Zilli Knits??!!

Zilli rifled through the pages of her journal looking over her writing.  There were only six empty pages, and then she’d slip into a new one, with a cover decorated in dried and pressed flowers. This Spring flowers would embellish every outfit and accessory.  Zilli kept an eye on the NYT fashion pages and felt  gutsy knowing she would be wearing her jeans with a wardrobe of striped shirts this season.  Full of confidence she chose to peruse a two year old entry from her journal written at a time when she wondered if she’d ever write for publication.  Here’s how it went:

A stay-at-home Saturday last week; Zilli’s favorite.  Sleep in, love up, afterglow (pink apple cheeks), oatmeal with fresh blueberries and strawberry applesauce, brush teeth, climb back onto bed beside Mac, admire the view, the birds, the white sail sailboats, start to read, fall asleep in the Saturday sunlight with some of the windows open to the sea breeze, wake up one and a half hours later, make lunch; big plate of fruit using one pear that tasted like liquor, a cara cara orange, grapefruit, cameo apple, and a mandarin orange…

Zilli and Mac ate sunflower seed butter on ancient grains bread made with spelt and kamut, lightly black salted, and served open face.  The French music radio station played fifties jazz. Incongruous as it seems, Zilli started to knit the pink mohair pullover she’d seen displayed at the wool shop in her neighborhood. Four double-size cotton candy balls of wool, bamboo needles, and a printout of the pattern were tucked into a clear plastic bag with a black shoulder strap and a smile. The only reason Zilli knew how to knit was due to her maternal grandmother who the family called, “Chickie,” so Zilli and her younger brother did too.  Chickie made heavy wool jackets with zippers up the front for each member of the family.  The Canadiana-style patterns always included snowflakes, deer, or elk on either side of the zipper; each above a knit pocket, and below a full collar. The jackets became a trend; smart looking, warm and beautifully made.  Quite the opposite of the relationship occurring between Zilli’s parents.  The  more the tension increased the more Chick knit, and knit, and the relationship still came unravelled.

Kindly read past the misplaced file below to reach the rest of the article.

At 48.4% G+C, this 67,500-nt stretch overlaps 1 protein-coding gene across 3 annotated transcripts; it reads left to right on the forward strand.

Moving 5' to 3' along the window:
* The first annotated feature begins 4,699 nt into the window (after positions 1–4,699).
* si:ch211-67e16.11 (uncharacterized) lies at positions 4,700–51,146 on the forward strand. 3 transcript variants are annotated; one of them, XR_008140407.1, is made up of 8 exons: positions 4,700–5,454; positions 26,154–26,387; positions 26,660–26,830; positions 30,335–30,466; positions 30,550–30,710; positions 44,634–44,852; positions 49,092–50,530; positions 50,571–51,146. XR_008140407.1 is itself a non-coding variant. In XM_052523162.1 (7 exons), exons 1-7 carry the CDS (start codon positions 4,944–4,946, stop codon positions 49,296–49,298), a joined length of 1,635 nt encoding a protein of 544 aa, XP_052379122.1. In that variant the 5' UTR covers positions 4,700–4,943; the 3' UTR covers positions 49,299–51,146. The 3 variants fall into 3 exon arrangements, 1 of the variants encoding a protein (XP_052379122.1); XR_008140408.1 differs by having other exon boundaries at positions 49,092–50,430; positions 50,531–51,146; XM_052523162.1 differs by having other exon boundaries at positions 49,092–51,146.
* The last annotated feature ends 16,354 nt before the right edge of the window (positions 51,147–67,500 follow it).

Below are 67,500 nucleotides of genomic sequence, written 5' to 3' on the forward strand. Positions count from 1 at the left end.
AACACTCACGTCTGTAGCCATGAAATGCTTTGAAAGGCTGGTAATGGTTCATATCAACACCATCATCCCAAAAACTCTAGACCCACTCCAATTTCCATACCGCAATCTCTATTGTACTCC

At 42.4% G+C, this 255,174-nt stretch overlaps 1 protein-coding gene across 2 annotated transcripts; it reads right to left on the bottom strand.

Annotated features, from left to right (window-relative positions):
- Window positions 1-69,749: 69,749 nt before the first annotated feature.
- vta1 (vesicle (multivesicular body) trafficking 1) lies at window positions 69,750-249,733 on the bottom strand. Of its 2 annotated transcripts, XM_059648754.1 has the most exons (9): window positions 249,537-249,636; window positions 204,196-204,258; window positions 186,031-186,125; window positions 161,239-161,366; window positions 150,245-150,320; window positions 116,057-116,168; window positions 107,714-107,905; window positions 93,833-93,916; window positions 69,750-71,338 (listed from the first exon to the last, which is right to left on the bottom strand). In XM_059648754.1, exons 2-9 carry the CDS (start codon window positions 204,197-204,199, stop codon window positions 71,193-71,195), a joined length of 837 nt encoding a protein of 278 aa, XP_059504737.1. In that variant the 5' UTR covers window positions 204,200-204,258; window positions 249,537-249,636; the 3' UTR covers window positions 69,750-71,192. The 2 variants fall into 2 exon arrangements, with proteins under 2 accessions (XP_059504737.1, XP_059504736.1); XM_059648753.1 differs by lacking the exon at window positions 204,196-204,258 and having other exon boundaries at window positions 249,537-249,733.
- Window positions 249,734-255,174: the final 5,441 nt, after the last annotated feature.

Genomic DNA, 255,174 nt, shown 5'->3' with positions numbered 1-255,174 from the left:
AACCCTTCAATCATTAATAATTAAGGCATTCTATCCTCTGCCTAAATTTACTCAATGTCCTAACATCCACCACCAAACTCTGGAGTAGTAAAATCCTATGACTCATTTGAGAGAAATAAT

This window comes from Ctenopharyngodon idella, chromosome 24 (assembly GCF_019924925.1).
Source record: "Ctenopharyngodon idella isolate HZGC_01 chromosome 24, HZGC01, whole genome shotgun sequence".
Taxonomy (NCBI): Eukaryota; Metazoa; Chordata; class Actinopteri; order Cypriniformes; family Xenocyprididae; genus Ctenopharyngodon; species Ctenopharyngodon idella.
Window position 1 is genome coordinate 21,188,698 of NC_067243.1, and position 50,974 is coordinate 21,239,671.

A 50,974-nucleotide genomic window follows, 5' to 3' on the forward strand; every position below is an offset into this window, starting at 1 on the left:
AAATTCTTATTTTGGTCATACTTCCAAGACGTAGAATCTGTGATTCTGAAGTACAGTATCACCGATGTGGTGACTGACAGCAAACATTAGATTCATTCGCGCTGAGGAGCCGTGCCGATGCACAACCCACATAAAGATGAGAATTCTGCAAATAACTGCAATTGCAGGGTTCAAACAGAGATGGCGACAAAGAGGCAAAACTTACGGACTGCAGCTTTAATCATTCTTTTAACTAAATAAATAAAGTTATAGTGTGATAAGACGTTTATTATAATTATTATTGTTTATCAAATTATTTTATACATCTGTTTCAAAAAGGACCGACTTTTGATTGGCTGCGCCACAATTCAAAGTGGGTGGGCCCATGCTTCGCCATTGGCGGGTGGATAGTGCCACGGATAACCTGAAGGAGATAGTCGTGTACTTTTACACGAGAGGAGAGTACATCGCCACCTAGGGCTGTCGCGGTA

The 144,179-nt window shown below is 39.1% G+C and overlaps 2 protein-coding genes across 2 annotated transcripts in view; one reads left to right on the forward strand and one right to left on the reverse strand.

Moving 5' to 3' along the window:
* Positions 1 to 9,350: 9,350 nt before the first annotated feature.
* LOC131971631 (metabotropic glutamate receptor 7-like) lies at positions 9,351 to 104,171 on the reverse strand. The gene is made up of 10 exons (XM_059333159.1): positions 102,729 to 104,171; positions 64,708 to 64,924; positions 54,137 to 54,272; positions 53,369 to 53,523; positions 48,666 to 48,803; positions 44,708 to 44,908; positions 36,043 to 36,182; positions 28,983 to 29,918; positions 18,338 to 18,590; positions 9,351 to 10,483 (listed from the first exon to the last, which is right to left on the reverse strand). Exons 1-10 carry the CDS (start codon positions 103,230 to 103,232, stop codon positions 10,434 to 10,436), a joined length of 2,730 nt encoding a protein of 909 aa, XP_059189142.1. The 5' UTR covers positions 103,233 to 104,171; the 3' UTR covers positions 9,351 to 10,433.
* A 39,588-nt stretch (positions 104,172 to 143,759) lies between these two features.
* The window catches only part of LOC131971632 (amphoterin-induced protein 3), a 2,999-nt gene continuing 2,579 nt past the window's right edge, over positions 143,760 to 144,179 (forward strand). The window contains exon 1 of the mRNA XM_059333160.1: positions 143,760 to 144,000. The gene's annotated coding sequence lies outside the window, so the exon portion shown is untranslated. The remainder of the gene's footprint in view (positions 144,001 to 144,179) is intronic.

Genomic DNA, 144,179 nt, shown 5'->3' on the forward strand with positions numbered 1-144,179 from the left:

The daylight dimmed and Zilli got up and washed all the dishes including the ones used the night before.  Why, she wondered could she not keep up with cooking and cleaning the way other people do?  This transitive thought did not stop her from making snacks for the movie at eight, her choice: “American Cousins.”  She couldn’t remember it now but had written, “loved it,” at the time.  She washed her face, made triphala tea, and sat down to write thinking maybe she should write for other people and stop writing for herself. Perhaps that’s waylaid thinking:   Zilli wondered if that was the reason her blue pen got damaged and had to be returned to France for reconditioning.  Very little had been written in her journal since she decided to stop whining in it.  Zilli stopped writing down her dreams once she noticed them becoming repetitious.  She was dreaming a lot but not taking a pad to bed to capture them.

It’s been suggested that a person write for 5 minutes as soon as they wake up.  She would try that for a change.  Change is what she felt she was about now.  Finally the old habits of mind just don’t work any more; they were stalling her and she knew it.  In order to gear up for progress in life a person has to think new, be fresh, open and eager to be the change they’ve made. “Be the change I’ve made!!” said Zilli to herself.  She came across a directive in a small coiled book from 2002 telling her to write a story and it wouldn’t have to be a story about her.  She gave this some serious thought.  She would buy a book, any drama in print, and alter the cover.  This would be her story:  appropriated, altered on the outside, and just like any other on the inside.